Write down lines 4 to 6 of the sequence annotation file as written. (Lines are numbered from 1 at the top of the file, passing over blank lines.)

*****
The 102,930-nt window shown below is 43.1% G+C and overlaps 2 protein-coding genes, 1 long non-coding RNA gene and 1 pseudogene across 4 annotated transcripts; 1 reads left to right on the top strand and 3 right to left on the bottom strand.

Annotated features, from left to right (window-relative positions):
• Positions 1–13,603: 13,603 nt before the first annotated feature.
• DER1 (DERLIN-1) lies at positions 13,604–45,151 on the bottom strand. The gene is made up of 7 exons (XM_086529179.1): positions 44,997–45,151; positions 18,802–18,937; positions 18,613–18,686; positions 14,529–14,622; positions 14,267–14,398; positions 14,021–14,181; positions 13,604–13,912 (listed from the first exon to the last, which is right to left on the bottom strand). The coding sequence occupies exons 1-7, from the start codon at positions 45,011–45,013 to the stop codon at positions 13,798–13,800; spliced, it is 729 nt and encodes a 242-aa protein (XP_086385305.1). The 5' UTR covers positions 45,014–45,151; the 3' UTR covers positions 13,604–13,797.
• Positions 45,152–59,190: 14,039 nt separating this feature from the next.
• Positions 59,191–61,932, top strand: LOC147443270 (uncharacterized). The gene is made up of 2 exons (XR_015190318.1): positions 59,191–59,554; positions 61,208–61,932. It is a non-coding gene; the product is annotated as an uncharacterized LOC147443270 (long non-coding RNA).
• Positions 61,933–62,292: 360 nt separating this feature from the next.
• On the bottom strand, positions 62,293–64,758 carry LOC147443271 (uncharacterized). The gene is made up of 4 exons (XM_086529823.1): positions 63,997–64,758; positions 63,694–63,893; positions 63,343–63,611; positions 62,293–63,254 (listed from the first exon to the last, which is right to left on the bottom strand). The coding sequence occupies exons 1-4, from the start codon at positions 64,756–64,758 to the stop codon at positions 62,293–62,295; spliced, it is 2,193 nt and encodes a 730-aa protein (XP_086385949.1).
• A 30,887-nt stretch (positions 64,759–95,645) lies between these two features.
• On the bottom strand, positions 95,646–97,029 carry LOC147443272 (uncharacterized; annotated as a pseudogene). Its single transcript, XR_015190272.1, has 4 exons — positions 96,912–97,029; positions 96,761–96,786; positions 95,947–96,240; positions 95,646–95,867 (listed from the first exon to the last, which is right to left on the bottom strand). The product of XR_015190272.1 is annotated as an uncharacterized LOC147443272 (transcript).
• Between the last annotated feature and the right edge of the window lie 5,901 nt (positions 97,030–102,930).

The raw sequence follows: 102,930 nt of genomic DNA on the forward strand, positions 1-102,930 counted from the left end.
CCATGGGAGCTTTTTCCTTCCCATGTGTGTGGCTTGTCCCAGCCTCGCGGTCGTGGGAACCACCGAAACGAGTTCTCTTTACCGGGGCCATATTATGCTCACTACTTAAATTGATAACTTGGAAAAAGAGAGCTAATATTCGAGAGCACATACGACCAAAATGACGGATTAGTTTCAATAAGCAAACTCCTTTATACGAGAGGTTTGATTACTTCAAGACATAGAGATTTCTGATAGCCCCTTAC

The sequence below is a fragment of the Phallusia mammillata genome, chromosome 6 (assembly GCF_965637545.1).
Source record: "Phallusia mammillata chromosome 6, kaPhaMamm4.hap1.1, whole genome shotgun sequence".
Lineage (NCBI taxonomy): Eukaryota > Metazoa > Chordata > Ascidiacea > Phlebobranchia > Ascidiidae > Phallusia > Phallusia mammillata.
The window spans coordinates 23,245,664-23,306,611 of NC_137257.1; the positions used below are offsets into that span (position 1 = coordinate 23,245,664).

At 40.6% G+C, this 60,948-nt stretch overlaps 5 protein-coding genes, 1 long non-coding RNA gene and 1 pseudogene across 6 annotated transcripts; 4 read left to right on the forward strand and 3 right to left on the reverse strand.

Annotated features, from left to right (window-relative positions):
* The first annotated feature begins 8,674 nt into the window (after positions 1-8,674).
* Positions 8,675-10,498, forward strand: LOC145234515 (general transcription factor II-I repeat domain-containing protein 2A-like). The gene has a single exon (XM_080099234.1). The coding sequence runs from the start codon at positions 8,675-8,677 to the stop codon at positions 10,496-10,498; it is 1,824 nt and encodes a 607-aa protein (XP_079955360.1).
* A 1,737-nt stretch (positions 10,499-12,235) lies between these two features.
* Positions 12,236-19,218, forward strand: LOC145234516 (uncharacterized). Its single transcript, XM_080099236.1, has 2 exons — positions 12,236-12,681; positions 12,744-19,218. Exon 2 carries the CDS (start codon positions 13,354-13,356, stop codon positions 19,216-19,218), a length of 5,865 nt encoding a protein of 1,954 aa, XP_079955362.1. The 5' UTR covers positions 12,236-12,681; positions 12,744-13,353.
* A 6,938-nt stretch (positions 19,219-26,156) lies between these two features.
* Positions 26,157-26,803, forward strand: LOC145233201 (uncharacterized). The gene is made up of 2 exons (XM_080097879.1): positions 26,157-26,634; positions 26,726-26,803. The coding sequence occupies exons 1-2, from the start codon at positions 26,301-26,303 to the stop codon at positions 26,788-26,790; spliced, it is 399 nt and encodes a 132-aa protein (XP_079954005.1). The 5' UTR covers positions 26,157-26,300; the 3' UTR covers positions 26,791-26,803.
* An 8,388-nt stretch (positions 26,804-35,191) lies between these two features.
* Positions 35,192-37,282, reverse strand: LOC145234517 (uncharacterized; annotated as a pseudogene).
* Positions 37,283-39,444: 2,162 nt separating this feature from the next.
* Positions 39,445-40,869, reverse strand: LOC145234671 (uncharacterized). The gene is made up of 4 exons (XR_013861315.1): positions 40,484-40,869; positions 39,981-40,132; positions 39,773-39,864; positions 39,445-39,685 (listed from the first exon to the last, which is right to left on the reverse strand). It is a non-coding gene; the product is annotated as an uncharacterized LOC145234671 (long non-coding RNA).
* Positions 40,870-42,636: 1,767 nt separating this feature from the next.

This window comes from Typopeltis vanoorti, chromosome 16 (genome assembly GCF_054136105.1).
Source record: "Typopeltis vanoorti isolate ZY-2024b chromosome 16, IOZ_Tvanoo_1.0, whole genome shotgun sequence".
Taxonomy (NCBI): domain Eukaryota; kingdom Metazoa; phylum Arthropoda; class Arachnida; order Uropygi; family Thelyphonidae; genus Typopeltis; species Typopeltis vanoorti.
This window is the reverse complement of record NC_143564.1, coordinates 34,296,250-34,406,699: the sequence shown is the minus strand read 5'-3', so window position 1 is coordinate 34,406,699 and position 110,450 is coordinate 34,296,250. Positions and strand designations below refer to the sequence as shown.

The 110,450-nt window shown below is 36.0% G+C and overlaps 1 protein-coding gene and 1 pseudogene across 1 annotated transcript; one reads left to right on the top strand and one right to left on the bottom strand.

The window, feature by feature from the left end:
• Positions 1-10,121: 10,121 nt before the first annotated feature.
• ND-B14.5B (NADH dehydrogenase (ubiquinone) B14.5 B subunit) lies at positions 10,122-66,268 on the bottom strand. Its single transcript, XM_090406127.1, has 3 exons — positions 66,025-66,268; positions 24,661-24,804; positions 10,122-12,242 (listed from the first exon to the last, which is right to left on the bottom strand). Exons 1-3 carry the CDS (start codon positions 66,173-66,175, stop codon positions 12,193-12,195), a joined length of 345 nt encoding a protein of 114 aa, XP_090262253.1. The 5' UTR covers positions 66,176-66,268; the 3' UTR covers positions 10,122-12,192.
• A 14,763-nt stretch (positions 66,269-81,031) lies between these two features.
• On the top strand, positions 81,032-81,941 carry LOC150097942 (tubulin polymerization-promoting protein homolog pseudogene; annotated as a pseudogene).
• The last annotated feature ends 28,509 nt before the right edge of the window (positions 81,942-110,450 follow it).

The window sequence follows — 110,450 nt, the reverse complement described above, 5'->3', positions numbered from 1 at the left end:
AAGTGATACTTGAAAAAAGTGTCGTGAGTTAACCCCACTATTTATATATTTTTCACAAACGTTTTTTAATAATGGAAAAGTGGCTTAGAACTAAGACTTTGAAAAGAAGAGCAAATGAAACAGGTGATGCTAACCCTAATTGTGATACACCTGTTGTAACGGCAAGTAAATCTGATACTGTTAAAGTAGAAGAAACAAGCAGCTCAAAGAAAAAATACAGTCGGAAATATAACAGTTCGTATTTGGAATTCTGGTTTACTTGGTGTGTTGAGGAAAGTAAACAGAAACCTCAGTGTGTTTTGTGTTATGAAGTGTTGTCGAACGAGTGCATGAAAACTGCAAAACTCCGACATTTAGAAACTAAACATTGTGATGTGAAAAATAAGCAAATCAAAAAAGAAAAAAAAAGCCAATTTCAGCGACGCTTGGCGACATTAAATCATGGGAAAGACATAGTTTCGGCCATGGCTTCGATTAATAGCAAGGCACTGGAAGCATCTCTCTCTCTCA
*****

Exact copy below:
• DER1 (DERLIN-1) lies at positions 13,604–45,151 on the bottom strand. The gene is made up of 7 exons (XM_086529179.1): positions 44,997–45,151; positions 18,802–18,937; positions 18,613–18,686; positions 14,529–14,622; positions 14,267–14,398; positions 14,021–14,181; positions 13,604–13,912 (listed from the first exon to the last, which is right to left on the bottom strand). The coding sequence occupies exons 1-7, from the start codon at positions 45,011–45,013 to the stop codon at positions 13,798–13,800; spliced, it is 729 nt and encodes a 242-aa protein (XP_086385305.1). The 5' UTR covers positions 45,014–45,151; the 3' UTR covers positions 13,604–13,797.
• Positions 45,152–59,190: 14,039 nt separating this feature from the next.
• Positions 59,191–61,932, top strand: LOC147443270 (uncharacterized). The gene is made up of 2 exons (XR_015190318.1): positions 59,191–59,554; positions 61,208–61,932. It is a non-coding gene; the product is annotated as an uncharacterized LOC147443270 (long non-coding RNA).